This year is likely to see significant changes to the laws and regulations dictating how companies collect, store, use and transfer personal data. Regulators in both the United States and Europe are increasing their focus on how companies collect data and—equally important—how they disclose their privacy and cybersecurity practices to the public. This will likely lead to more frequent enforcement actions and greater potential liability for companies in this new year.
EU/US CROSS-ATLANTIC DATA TRANSFER MECHANISM
Since Schrems II invalidated the EU/US Privacy Shield in 2020, companies on both sides of the Atlantic have been eagerly awaiting a replacement. That long wait might finally come to an end in 2023
WHAT TO WATCH: The highly anticipated replacement for the Privacy Shield is close on the horizon. The big unknown is whether the inevitable Schrems III litigation will invalidate this latest solution.
RAPID EXPANSION OF CYBER COMPLIANCE OBLIGATIONS
Companies know that cybersecurity is important, and most take it very seriously. But now, so do the regulators. There has been a dramatic increase in the number of cybersecurity rules and regulations that will require companies to update their practices in 2023.
WHAT TO WATCH: For starters, the US Securities and Exchange Commission is likely to finalize rules that will require public companies to disclose information about their cybersecurity risk assessment program, policies to oversee third-party vendor risk, activities to prevent security incidents, business continuity and recovery plans, and reactions to and impact from prior incidents. Security incident reporting is also enhanced, requiring disclosure within four business days after a company determines it has experienced a material cybersecurity incident.
Companies also will need to update their cyber compliance practices to meet the new Payment Card Industry Data Security Standard 4.0, updated New York Department of Financial Services requirements and various other new cyber rules in 2023.
NEW STATE CONSUMER PRIVACY LAWS
California, Colorado, Connecticut, Utah and Virginia all have new consumer privacy laws that will become effective in 2023.
WHAT TO WATCH: Other states may pass similar laws in 2023.
US FEDERAL CONSUMER LAW UNLIKELY
A split Congress and an impending presidential election mean that a privacy bill is unlikely to make it to the finish line.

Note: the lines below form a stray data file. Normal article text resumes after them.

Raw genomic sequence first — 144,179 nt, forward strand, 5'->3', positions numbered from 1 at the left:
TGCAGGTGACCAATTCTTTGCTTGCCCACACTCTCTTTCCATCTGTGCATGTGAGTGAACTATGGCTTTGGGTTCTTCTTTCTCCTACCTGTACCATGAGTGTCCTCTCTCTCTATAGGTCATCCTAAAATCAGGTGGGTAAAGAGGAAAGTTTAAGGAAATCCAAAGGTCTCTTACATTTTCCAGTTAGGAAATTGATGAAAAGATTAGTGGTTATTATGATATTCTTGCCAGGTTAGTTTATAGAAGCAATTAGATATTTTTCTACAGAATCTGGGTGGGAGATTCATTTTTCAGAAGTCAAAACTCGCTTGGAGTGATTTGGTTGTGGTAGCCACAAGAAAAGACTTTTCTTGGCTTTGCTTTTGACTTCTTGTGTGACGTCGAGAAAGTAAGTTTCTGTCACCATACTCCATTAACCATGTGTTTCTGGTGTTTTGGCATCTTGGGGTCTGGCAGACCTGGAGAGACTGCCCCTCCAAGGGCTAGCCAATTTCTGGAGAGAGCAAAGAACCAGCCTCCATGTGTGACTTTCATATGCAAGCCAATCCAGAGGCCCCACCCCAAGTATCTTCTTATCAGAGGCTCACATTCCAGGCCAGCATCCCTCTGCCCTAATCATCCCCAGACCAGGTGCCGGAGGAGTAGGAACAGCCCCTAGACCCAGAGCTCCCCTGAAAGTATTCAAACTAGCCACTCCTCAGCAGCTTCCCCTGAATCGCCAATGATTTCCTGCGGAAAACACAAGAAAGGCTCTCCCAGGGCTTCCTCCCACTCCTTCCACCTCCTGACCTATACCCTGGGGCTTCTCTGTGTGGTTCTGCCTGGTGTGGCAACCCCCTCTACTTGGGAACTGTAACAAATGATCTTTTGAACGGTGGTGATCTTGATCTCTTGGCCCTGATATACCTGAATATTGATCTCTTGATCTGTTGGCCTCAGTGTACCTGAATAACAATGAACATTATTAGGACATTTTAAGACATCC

WHAT TO WATCH: Increased US government oversight likely will come instead through a variety of regulation, executive orders and enforcement actions.
EU DIGITAL PACKAGE
The European Union continues to be on the forefront of privacy legislation, pushing companies to provide more privacy controls and limit data use in different ways.
WHAT TO WATCH: Europe will likely continue to shape the digital ecosystem as it implements the Digital Services Act, Digital Markets Act, Data Governance Act, Artificial Intelligence Act and Data Act.
CLARITY ON FEDERAL TRADE COMMISSION (FTC) AUTHORITY?
The FTC is expected to continue aggressive enforcement and rulemaking, both of which are likely to end up in the courts.
WHAT TO WATCH: Will the courts add boundaries to the FTC’s authority in the absence of congressional action?
PERSONAL LIABILITY FOR EXECUTIVES
In 2022, one executive was found guilty of a crime and another was included in a personal capacity in an FTC resolution. The question on everybody’s minds is whether this trend will continue in 2023.
WHAT TO WATCH: Anticipate more FTC resolutions that impose restrictions on executives. While we may not see more criminal prosecutions, civil enforcement targeting executives likely will continue.
UBIQUITOUS AND EXPENSIVE CYBER THREATS
It’s not a question of if, but rather when. According to a recent report from IBM, 83% of organizations studied have had more than one data breach, and the average cost of a data breach to a US company is now $4.35 million.
WHAT TO WATCH: While the number of reported data security incidents plateaued slightly in 2022, the threats are at the highest risk level ever, and that’s likely to continue into 2023.
AN EVOLVING INTERNATIONAL LANDSCAPE
While the United States and the European Union attract significant attention in the data privacy space, countries around the globe continue to implement their own data privacy laws.
WHAT TO WATCH: The United States may not get privacy legislation across the finish line, but expect Canada, India and possibly other countries to enact privacy laws similar to the EU General Data Protection Regulation.
DATA SUBJECT REQUEST ESCALATIONS
Consumers are becoming more familiar with their rights and emboldened by aggressive data protection regulators. Will unhappy consumers lead to more regulatory investigations and fines?
WHAT TO WATCH: In the United States and the European Union, expect more data subject requests and more consumers complaining to regulators about insufficient responses, triggering regulatory investigations and actions.